Air-to-water heat pumps (AWHPs) are an efficient technology to provide thermal energy for space heating and domestic hot water production in residential buildings, which cover about 30% of the Italian overall energy consumption. Despite of a series of benefits, such as low investment costs and large availability of the external source (ambient air), airsource heat pumps are affected by several drawbacks, the most important of which is the frosting phenomena. Nowadays, the most widespread defrosting technique is reverse-cycle defrost (RCD): the indoor heat exchanger of the AWHP operates as an evaporator, extracting thermal energy from the heated space to melt the ice layer. For this reason, during the defrosting process no heating is provided and the indoor air temperature may significantly drop; therefore, the thermal comfort of building occupants is negatively affected. Very few studies demonstrating that the correct design of the hydronic distribution loop can mitigate the adverse effect of defrosting cycles on indoor thermal comfort can be found in literature; hence, the aim of this paper is to optimize position and size of a thermal storage tank inserted within the hydronic loop in order to minimize the impact of defrosting cycles on the heating system performance. This work analyses the performance of an inverter-driven AWHP coupled to a residential building located in Bologna (Northern Italy) by means of a simulation model developed with TRNSYS; furthermore, the heat pump dynamic model takes into account the reverse cycle operating mode during defrosting cycles and the energy losses linked to on-off cycling. Results show that defrosting cycles have a negative, significant impact on the seasonal performance factor of the system, which is reduced up to 10% with respect to an ideal case where frosting phenomena is not considered. Furthermore, defrosting transients cause a relevant decrease of the indoor air temperature (about 1°C), linked to the worsening of indoor thermal comfort conditions, in systems characterized by low thermal inertia (water volume lower than 5 l/kW); on the contrary, the influence of defrosting cycles on indoor conditions can be considered as negligible for a water content in the distribution loop larger than 10 l/kW, especially if the thermal storage is placed on the supply loop (i.e. between the heat pump and the terminal units).

On the influence of hydronic distribution loop on energy performance and indoor thermal comfort for air-to-water heat pump systems in residential buildings

Dongellini, Matteo;Piazzi, Agostino;Morini, Gian Luca
2019

Abstract

Air-to-water heat pumps (AWHPs) are an efficient technology to provide thermal energy for space heating and domestic hot water production in residential buildings, which cover about 30% of the Italian overall energy consumption. Despite of a series of benefits, such as low investment costs and large availability of the external source (ambient air), airsource heat pumps are affected by several drawbacks, the most important of which is the frosting phenomena. Nowadays, the most widespread defrosting technique is reverse-cycle defrost (RCD): the indoor heat exchanger of the AWHP operates as an evaporator, extracting thermal energy from the heated space to melt the ice layer. For this reason, during the defrosting process no heating is provided and the indoor air temperature may significantly drop; therefore, the thermal comfort of building occupants is negatively affected. Very few studies demonstrating that the correct design of the hydronic distribution loop can mitigate the adverse effect of defrosting cycles on indoor thermal comfort can be found in literature; hence, the aim of this paper is to optimize position and size of a thermal storage tank inserted within the hydronic loop in order to minimize the impact of defrosting cycles on the heating system performance. This work analyses the performance of an inverter-driven AWHP coupled to a residential building located in Bologna (Northern Italy) by means of a simulation model developed with TRNSYS; furthermore, the heat pump dynamic model takes into account the reverse cycle operating mode during defrosting cycles and the energy losses linked to on-off cycling. Results show that defrosting cycles have a negative, significant impact on the seasonal performance factor of the system, which is reduced up to 10% with respect to an ideal case where frosting phenomena is not considered. Furthermore, defrosting transients cause a relevant decrease of the indoor air temperature (about 1°C), linked to the worsening of indoor thermal comfort conditions, in systems characterized by low thermal inertia (water volume lower than 5 l/kW); on the contrary, the influence of defrosting cycles on indoor conditions can be considered as negligible for a water content in the distribution loop larger than 10 l/kW, especially if the thermal storage is placed on the supply loop (i.e. between the heat pump and the terminal units).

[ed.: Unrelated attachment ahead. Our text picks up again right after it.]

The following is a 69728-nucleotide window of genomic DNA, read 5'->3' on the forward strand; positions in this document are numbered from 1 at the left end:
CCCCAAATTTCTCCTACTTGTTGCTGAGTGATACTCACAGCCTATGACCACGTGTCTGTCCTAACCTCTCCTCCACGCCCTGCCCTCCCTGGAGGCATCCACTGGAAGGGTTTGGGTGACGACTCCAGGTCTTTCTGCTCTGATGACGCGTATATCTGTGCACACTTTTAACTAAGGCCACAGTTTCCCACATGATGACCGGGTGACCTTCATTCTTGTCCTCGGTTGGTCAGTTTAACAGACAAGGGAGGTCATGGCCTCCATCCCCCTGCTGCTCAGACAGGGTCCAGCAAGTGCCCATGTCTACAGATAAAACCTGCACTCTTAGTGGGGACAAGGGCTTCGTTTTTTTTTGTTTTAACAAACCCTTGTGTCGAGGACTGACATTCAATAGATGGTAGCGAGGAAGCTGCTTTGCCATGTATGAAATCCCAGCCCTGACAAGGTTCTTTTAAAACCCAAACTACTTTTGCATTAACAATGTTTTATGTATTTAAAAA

AIP Conference Proceedings
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Dongellini, Matteo; Piazzi, Agostino; Morini, Gian Luca
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Utilizza questo identificativo per citare o creare un link a questo documento: http://hdl.handle.net/11585/710388
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